New laws that impact on privacy should undergo post-legislative scrutiny, says Information Commissioner, Christopher Graham.
This will ensure they are being implemented and used as intended by Parliament, he said in an updated report to the Home Affairs Select Committee.
The Committee requested the report as one of the recommendations arising from its inquiry into the surveillance society.
The report also makes the case for the use of 'sunset clauses' where legislation poses a high privacy risk and makes a number of recommendations for the private sector, particularly that the privacy implications of new technologies are considered before they are launched rather than being an afterthought.
Other recommendations include the use of robust privacy safeguards as well as the more wide-spread adoption of privacy enhancing technologies.
The report includes research findings by the Surveillance Studies Network, a group of academic experts in this field. This gauges how far privacy safeguards have kept pace with developments in surveillance and concludes that more still needs to be done.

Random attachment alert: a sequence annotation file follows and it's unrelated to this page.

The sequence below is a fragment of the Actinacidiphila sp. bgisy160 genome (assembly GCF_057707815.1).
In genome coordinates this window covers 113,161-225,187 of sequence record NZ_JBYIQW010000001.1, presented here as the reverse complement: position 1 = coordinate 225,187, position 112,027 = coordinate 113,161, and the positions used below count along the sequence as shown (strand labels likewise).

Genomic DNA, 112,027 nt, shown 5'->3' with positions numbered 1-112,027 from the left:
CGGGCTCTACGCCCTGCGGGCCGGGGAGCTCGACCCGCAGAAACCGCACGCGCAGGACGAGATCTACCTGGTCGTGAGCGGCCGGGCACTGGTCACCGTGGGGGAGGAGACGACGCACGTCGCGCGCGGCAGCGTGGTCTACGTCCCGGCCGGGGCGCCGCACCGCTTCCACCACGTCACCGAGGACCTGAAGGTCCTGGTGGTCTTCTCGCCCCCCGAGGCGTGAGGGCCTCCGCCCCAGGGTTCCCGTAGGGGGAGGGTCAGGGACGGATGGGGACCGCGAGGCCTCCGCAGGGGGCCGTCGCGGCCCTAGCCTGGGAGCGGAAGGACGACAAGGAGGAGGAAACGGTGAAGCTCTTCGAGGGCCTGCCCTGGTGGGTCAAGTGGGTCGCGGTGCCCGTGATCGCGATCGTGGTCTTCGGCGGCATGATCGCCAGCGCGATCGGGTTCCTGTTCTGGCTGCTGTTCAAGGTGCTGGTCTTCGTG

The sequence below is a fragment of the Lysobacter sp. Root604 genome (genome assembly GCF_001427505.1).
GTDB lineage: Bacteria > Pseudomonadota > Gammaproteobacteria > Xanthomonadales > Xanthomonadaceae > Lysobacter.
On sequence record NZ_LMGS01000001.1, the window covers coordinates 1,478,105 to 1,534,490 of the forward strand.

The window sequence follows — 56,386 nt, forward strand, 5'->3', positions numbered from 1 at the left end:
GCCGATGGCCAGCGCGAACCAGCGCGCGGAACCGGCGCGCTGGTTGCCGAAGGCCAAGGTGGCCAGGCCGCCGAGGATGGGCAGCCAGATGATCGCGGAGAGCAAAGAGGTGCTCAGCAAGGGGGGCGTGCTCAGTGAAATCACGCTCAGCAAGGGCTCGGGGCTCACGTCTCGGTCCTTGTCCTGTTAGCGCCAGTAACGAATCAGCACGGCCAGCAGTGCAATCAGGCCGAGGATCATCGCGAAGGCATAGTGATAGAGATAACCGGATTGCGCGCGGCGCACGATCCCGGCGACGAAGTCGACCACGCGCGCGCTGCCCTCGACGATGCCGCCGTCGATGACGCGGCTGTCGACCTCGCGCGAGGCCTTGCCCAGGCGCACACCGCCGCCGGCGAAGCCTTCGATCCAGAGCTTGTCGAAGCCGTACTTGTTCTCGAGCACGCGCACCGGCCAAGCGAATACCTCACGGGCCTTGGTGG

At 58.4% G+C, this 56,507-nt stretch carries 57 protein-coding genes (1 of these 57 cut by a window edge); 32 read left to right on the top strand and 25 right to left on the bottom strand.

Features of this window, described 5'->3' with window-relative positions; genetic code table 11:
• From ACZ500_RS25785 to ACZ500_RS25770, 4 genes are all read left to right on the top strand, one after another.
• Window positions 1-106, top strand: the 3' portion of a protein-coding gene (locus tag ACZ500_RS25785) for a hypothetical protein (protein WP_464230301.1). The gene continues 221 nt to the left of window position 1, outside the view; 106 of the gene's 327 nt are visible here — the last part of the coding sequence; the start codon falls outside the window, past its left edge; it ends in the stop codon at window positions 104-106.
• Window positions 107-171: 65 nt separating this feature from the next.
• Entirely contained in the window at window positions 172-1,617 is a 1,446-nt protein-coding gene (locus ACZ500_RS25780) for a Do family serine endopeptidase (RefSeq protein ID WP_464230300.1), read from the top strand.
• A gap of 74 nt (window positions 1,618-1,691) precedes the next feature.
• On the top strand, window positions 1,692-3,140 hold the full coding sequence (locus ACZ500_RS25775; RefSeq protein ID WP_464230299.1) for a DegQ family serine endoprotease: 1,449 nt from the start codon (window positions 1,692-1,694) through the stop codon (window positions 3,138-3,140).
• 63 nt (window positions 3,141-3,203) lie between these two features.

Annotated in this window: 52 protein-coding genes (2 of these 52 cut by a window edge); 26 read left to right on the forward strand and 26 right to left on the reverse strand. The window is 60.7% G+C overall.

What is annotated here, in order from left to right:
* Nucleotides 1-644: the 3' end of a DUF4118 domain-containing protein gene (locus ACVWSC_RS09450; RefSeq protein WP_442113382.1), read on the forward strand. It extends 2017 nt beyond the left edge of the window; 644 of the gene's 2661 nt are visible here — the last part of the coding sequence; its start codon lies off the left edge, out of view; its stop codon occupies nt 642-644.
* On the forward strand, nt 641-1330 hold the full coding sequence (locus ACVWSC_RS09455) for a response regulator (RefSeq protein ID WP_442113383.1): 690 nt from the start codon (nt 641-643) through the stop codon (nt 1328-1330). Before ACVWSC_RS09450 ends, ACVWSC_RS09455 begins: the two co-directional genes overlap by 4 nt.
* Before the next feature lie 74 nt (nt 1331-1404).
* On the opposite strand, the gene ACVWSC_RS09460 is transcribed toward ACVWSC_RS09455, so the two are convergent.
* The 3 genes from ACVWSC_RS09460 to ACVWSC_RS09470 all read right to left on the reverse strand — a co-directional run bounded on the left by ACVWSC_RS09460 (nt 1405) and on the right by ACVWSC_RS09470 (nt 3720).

"Many of the new laws that come into force every year in the UK have implications for privacy at their heart," said Graham.
"My concern is that after they are enacted there is no one looking back to see whether they are being used as intended, or whether the new powers were indeed justified in practice," he said.
Graham cited, as an example, the use of covert CCTV surveillance by local councils to monitor parents in school catchment area disputes under powers designed to assist in crime prevention and detection.
"The report I've presented to Parliament today clearly makes the case for government departments to build post-legislative scrutiny into their work as a key way of ensuring the successful delivery of the new transparency and privacy agenda," said Graham.